Faces of East Midtown

Like so many places across the country, the past several months have been challenging and unpredictable for our community. That’s why we wanted to do something special to spotlight the amazing people that make up our unique district.  

Faces Of East Midtown is photo and interview series aimed at celebrating the humanity of our neighborhood and providing a real, raw and honest look at the faces behind the locally-owned businesses that have gone through unimaginable changes amid the COVID-19 pandemic. 

 

Anelle Miller


Executive Director
Society of Illustrators
128 East 63st Street

November 10, 2020
Photography by Ron Jautz, Jautz Photography

East Midtown Partnership: Tell us about your business or place of work. When did you originally open or start and what was your vision? 
Anelle Miller: The Society of Illustrators’ mission is to promote the art of illustration, to appreciate its history and evolving nature through exhibitions, lectures and education, and to contribute the service of its members to the welfare of the community at large. 

Founded in 1901, the Society of Illustrators is the oldest nonprofit organization dedicated to the art of illustration in America. Notable Society members have been N.C. Wyeth, Rube Goldberg, and Norman Rockwell, among many others. 

Our Museum of Illustration was established in 1981. We offer year-round themed exhibits, art education programs and annual juried competitions. Our Permanent Collection houses 3,500 pieces that are cataloged for scholarly use and displayed periodically. In 2012, we created the MoCCA Gallery with a focus on curated exhibits of comic and cartoon art.

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EMP: Give us an overview of what things have been like for you and your staff during the Covid-19 lockdown. 
AM:
While our physical space may have closed on March 14, our mission has continued. Our staff worked hard remotely to quickly get the Museum online so our community can stay connected and involved. Exciting programs were created under the banner of SI At Your Service. This initiative can be found on our website and includes Virtual Tours, many layers of children’s programming, downloadable coloring pages with historical content from our Permanent Collection, Live Instagram takeovers from award-winning illustrators with demos and studio tours, remote sketch nights, Lecture Series and recipes from our Bar & Bistro. In addition, we created an online gallery to view exhibitions including the Student Scholarship Competition, and works from our Permanent Collection.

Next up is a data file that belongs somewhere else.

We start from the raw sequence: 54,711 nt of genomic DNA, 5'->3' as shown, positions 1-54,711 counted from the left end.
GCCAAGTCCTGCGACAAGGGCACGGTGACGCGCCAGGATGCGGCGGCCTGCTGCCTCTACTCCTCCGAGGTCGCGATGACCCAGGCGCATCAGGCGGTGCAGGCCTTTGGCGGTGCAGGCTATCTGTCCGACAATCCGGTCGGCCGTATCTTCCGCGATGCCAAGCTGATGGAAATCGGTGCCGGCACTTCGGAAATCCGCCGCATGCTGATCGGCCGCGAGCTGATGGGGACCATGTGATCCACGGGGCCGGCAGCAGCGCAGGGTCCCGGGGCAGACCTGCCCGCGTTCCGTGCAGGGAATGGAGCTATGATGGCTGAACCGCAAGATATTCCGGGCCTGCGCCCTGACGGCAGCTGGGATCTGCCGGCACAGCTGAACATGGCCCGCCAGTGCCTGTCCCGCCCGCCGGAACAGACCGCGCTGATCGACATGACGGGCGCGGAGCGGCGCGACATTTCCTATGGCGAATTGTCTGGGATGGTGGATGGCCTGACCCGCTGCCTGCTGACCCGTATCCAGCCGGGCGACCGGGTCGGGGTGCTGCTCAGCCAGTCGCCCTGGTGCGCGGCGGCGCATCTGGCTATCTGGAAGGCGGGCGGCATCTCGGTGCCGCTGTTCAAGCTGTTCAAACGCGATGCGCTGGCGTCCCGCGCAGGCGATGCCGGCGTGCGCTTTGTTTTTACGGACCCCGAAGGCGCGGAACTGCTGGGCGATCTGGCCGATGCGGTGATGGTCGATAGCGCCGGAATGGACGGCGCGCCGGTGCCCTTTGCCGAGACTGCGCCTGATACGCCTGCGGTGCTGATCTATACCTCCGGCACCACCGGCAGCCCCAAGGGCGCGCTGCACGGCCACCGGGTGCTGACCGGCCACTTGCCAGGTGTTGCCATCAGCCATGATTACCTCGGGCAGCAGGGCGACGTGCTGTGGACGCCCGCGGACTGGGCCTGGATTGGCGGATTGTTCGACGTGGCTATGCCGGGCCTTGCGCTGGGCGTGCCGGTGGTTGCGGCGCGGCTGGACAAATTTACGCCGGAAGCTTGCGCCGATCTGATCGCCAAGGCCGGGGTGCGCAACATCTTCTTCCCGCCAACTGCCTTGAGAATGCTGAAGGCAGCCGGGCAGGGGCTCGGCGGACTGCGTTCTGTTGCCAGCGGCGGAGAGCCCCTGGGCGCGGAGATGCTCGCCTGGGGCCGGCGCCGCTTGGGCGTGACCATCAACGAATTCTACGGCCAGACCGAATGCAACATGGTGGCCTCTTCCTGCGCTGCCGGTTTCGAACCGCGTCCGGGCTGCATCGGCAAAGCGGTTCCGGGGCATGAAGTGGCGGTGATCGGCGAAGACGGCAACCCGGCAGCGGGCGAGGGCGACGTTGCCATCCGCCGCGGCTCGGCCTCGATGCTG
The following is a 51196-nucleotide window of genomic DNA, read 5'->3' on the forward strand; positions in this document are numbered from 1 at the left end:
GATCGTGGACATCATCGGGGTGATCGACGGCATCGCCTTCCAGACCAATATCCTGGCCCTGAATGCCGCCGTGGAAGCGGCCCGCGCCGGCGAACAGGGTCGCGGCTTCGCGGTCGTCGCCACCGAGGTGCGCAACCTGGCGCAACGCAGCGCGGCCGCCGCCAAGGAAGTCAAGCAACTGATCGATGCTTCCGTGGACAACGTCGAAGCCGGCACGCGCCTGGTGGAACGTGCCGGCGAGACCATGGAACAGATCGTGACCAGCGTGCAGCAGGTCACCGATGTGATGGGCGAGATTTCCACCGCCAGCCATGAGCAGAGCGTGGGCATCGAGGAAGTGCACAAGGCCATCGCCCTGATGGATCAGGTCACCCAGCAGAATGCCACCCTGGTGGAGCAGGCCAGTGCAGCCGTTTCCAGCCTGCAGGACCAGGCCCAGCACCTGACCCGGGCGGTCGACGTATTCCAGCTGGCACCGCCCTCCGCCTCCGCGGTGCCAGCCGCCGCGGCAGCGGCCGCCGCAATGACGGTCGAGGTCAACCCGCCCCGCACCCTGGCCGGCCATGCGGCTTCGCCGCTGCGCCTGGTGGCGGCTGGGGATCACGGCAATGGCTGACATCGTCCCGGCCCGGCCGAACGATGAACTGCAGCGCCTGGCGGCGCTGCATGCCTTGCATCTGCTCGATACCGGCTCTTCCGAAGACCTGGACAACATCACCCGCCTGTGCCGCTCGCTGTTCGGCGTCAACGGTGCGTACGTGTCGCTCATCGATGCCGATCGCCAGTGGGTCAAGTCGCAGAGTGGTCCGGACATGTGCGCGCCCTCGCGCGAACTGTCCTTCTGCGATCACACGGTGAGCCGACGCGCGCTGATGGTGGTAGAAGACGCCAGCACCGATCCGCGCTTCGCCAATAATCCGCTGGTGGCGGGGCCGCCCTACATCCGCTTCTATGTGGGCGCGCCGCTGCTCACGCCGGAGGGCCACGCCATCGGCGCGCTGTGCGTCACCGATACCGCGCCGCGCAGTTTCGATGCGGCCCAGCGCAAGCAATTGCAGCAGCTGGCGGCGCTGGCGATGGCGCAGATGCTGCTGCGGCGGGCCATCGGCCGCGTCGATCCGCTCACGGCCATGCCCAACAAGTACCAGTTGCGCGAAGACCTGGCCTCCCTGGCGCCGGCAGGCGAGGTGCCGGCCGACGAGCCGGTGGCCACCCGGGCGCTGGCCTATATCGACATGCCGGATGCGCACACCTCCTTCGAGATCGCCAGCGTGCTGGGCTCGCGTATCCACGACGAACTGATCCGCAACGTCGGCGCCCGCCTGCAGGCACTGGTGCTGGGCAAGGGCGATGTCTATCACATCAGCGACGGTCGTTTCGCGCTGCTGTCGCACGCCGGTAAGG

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EMP: When did you reopen, and how did/does it feel to reopen your doors to the district? 
AM: We reopened to our Members on Wednesday September 9th and to the public on Wednesday September 16th. We are excited about reopening and hope that the community will come to visit the Museum and see the wonderful exhibits and art on display. We have all of the safety precautions in place and we are offering timed ticketing on our website. Tickets can be purchased here.

EMP: After being shuttered for months, several more businesses are slowly starting to reopen in the district. What does that mean to you? 
AM:
 We hope that as time goes by people will be more comfortable visiting local businesses and supporting the community. 

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EMP: What's one thing you've either learned, grown to appreciate or adjusted in your business practices moving forward as a result of the pandemic? 
AM: We learned that we can reach a larger global audience with our online programming and we will most likely continue to offer programming this way in addition to on site programming when that is able to resume. 

EMP: What is your hope for the future of your industry in the city in the coming months? 
AM:
 We know there are challenges still facing us, but our hope is that more people will come to visit the Museum. 

EMP: Any other thoughts you want people to know as they venture out into the neighborhood? 
AM:
 We encourage people to support the small businesses in the community as we look to new ways of doing business and engaging the public. 

 

Terri Daly


Director
Mount Vernon Hotel Museum
421 East 61st Street

October 22, 2020
Photography by Ron Jautz, Jautz Photography

East Midtown Partnership: Tell us about your place of work. What is the vision and overall mission? How long have you been working there? 
Teri Daly:
 The Mount Vernon Hotel Museum building was constructed in 1799, making it one of the few 18th-century buildings in Manhattan. It is also the only surviving “day hotel,” essentially a country resort popular in the early 1800s for middle class New Yorkers. Today the Museum’s mission is to educate the community about life in 19th-century New York through tours, exhibits, workshops, lectures, and school programs.  I am honored to have just marked 17 years with the Museum, first as a volunteer and for the past five years as the Director. 

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EMP: Give us an overview of what things have been like for you and your staff during the Covid-19 lockdown.
TD: 
Immediately after we closed our doors, with staff working from home, we began converting our programs to virtual experiences, so for the first few months we were operating at a frenetic pace to offer schools remote field trips, launch our first online exhibit, and try to continue all of our public programming for the community.  Now, with restrictions ongoing, we have been forced to reduce staff, and for all of us, it is a little sad to not be able to share our beloved museum in-person with visitors.